Put otherwise, a defendant accused of violating RICO is potentially liable only "to those with respect to whom his acts were a substantial factor in the sequence of responsible causation, and whose injury was reasonably foreseeable or anticipated as a natural consequence." Baisch, 346 F.3d at 373- 74 (citation omitted). Those whose injuries are "reasonably foreseeable or anticipated as a natural consequence" generally include "the targets, competitors, and intended victims of the racketeering enterprise." Lerner v. Fleet Bank, N.A., 318 F.3d 113, 124 (2d Cir. 2003).*fn2
Proximate causation is lacking here because the shareholders were injured not by the ownership of or investment in the illegal gambling operations, but by the reaction of the stock price to the publicity following the government's investigation of those operations. "[T]he commission of the RICO violations was not what injured" plaintiffs; as they acknowledge, "it was the exposure of those acts," through the government's investigation, as illegal that "caused the [plaintiffs'] harm." American Express, 39 F.3d at 400. The direct cause of plaintiffs' injuries is therefore a "set of actions [the government crackdown] entirely distinct from the alleged RICO violation [conducting an illegal gambling operation]." Smokes-Spirits, 541 F.3d at 441 (citation omitted). An injury created by the disclosure of a scheme or, similarly, by intervening actions (the government investigation), does not give rise to RICO standing. American Express, 39 F.3d at 400.
Further, as in American Express, "the shareholders . . . were certainly not the intended targets of the RICO violations," but were the intended beneficiaries of the investments in the gambling funds. Id. Plaintiffs' protestations that proximate causation does not require that their injury be the "preconceived purpose" or "specifically intended consequence" of the predicate acts does not displace the forseeability requirement, which under Lerner is generally limited to injuries incurred by "targets, competitors, and intended victims" of the RICO violations. Lerner, 318 F.3d at 124.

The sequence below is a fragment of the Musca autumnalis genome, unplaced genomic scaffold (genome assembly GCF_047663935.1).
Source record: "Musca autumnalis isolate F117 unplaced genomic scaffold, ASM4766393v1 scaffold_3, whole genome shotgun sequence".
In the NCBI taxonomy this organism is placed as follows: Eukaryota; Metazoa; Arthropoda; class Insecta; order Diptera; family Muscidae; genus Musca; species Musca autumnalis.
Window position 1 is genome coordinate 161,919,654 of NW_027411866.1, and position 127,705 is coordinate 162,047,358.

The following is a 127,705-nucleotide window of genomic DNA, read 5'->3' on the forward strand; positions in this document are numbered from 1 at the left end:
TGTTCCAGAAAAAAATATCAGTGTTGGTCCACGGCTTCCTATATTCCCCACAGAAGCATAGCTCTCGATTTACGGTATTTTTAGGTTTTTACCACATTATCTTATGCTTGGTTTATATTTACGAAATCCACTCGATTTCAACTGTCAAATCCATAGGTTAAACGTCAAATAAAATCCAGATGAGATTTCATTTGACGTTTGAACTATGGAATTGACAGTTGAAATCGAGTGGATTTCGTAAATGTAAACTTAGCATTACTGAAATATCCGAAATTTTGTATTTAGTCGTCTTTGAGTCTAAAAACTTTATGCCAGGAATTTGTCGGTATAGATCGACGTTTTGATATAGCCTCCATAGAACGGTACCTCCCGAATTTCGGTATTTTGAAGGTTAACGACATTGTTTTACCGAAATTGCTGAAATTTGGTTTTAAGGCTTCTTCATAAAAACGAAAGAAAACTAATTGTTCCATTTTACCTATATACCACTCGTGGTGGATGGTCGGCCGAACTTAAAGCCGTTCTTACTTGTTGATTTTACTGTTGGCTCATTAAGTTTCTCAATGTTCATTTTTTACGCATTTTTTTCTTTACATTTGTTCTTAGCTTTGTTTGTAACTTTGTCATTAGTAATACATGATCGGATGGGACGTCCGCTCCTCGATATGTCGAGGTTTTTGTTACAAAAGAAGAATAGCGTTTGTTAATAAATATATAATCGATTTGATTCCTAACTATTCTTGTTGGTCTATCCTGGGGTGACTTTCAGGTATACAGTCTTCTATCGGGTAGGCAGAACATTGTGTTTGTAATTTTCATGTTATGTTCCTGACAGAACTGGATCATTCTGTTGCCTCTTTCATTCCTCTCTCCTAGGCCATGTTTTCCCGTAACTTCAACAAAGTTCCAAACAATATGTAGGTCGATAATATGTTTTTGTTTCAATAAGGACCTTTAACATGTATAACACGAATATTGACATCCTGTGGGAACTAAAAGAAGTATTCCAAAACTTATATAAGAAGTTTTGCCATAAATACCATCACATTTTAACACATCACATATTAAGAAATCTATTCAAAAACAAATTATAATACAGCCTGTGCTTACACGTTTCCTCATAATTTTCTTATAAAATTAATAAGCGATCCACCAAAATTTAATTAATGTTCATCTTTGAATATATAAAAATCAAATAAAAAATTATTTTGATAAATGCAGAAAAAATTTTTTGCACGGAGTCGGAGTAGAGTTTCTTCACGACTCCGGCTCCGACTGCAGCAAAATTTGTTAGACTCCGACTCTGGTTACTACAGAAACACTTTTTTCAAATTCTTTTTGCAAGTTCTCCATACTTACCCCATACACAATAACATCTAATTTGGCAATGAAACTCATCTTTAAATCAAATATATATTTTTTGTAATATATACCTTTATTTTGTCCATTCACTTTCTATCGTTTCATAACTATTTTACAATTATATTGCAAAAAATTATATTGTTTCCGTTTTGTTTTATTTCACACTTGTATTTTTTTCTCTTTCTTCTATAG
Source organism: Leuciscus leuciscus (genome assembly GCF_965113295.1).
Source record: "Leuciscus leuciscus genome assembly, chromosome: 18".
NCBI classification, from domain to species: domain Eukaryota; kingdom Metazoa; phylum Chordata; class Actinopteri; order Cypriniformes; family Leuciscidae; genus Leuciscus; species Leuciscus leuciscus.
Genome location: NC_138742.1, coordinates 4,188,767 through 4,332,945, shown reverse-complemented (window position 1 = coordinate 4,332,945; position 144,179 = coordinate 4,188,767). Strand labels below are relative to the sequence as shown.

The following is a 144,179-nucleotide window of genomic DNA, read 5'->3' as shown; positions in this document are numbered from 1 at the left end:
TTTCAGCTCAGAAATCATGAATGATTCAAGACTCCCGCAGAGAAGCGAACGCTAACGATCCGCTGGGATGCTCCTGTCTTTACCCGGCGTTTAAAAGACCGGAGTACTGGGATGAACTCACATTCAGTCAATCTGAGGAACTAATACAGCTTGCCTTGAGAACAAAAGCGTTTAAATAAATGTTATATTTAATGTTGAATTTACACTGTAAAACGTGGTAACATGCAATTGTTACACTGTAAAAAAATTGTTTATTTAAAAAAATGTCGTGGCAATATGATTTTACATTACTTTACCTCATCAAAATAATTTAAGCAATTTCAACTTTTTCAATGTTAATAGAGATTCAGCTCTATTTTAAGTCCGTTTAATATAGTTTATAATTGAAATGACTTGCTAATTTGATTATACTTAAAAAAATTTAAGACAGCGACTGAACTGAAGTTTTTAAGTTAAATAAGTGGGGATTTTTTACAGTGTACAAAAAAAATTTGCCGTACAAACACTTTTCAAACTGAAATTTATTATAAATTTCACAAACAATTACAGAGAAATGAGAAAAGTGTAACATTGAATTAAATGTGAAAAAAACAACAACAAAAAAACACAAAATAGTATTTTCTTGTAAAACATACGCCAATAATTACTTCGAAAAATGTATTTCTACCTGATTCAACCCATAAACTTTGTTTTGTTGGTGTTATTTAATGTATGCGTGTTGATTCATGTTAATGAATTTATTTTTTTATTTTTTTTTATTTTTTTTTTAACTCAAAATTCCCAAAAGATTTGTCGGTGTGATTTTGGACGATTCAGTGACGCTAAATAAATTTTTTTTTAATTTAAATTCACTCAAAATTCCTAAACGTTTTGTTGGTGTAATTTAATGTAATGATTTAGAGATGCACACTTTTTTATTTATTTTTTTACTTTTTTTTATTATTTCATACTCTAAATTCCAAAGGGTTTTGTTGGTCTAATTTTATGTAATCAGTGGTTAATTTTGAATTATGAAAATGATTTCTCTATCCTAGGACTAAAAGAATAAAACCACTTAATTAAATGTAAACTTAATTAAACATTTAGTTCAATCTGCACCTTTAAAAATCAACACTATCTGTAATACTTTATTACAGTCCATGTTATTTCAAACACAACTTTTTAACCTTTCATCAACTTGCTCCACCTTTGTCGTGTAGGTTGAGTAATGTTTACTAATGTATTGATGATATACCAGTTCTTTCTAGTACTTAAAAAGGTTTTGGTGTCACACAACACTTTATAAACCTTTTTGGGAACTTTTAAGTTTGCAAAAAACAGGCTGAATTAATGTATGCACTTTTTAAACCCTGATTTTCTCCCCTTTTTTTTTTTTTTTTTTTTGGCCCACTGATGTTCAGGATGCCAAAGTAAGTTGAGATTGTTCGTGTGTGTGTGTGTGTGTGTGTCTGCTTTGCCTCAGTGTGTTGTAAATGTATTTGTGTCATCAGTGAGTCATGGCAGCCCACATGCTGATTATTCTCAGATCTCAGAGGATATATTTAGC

Plaintiffs have raised no plausible claim that they are a member of any of these groups. Those who lost money by gambling online, or competitors offering legal gambling services are the ones who may be able to argue that they are the reasonably foreseeable intended victims, competitors, or targets of illegal gambling operations. Indeed, cases from this Circuit and elsewhere, when discussing victims of gambling enterprises, refer to those who gambled and lost, and not to investors in the enterprise. See, e.g., Price v. Pinnacle Brands, Inc., 138 F.3d 602, 607 (5th Cir. 1998); United States v. Joseph, 835 F.2d 1149, 1152 (6th Cir. 1987); United States v. Littman, 421 F.2d 981, 982 (2d Cir. 1970). Plaintiffs, as those providing economic backing for the gambling investments, were not the intended victims or targets of this enterprise.
Plaintiffs rely instead on the three policy considerations identified in Holmes and subsequently cited by the Second Circuit in Smokes-Spirits, which underlie the adoption of the proximate cause test. Holmes, 503 U.S. at 269; Smokes-Spirits, 541 F.3d at 440. They attempt to argue that they are the parties best situated to bring RICO claims to recover on the shareholders' behalf. Plaintiffs argument misses the point; the Holmes factors support but do not alter the analysis of proximate causation discussed above. Because intervening events, and not the defendants' investment decisions, proximately caused the plaintiffs' investment losses, plaintiffs' RICO claims must be dismissed for lack of causation.
Plaintiffs' RICO claims are dismissed with prejudice. As there are no longer any federal claims against the defendants in this suit, it is within the Court's discretion whether to exercise supplemental jurisdiction over plaintiffs' state law claims. Klein & Co. Futures, Inc. v. Board of Trade of City of New York, 464 F.3d 255, 263 (2d Cir. 2006). Since this action has not yet proceeded to the merits of plaintiffs' claims, this Court declines to exercise supplemental jurisdiction. The Clerk of Court shall enter judgment for the defendants on the RICO claim and dismiss the remaining claims without prejudice to refiling in state court.